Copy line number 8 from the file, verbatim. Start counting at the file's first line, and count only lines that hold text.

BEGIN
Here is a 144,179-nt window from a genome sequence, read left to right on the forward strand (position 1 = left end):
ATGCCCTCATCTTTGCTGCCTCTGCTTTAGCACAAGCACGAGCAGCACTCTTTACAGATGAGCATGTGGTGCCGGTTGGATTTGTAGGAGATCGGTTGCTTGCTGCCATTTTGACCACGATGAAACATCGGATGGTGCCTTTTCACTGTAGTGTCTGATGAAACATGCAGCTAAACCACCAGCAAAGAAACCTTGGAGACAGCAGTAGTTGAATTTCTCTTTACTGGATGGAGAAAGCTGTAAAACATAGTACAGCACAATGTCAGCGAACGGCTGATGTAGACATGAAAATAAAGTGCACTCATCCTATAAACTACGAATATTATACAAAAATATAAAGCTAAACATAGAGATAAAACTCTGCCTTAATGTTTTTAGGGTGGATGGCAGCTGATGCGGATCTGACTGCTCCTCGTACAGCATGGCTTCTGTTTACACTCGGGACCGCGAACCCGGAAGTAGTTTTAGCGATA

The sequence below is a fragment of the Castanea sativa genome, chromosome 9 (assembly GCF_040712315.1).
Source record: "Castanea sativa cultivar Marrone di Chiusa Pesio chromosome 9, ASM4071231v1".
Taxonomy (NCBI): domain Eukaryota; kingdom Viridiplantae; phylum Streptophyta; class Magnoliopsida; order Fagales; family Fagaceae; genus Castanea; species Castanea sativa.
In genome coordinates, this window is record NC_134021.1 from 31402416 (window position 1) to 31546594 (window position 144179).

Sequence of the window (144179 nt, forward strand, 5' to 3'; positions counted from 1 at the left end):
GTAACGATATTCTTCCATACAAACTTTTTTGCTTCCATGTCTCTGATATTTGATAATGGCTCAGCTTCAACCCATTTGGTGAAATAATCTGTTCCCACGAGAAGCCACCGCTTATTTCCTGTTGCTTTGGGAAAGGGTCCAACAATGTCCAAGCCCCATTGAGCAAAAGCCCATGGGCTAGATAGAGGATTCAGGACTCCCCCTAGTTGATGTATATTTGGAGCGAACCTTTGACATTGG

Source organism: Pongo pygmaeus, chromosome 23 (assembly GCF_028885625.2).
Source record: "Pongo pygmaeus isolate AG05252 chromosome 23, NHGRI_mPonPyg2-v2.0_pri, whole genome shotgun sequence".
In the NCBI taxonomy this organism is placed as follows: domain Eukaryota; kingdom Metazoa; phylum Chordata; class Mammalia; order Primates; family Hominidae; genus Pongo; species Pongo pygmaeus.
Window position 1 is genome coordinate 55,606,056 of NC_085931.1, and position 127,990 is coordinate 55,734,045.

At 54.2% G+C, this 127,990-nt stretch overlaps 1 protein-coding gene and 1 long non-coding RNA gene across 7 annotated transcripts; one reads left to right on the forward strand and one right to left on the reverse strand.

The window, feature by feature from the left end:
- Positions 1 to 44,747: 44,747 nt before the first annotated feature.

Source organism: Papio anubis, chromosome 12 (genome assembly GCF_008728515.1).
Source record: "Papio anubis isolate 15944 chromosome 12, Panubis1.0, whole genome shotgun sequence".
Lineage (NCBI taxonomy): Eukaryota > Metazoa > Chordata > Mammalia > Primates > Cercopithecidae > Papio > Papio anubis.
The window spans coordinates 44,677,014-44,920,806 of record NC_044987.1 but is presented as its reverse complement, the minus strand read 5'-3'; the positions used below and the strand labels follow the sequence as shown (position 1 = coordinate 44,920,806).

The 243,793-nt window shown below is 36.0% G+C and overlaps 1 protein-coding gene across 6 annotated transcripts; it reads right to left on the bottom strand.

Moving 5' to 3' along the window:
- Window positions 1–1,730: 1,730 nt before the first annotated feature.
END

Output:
GTAACGATATTCTTCCATACAAACTTTTTTGCTTCCATGTCTCTGATATTTGATAATGGCTCAGCTTCAACCCATTTGGTGAAATAATCTGTTCCCACGAGAAGCCACCGCTTATTTCCTGTTGCTTTGGGAAAGGGTCCAACAATGTCCAAGCCCCATTGAGCAAAAGCCCATGGGCTAGATAGAGGATTCAGGACTCCCCCTAGTTGATGTATATTTGGAGCGAACCTTTGACATTGG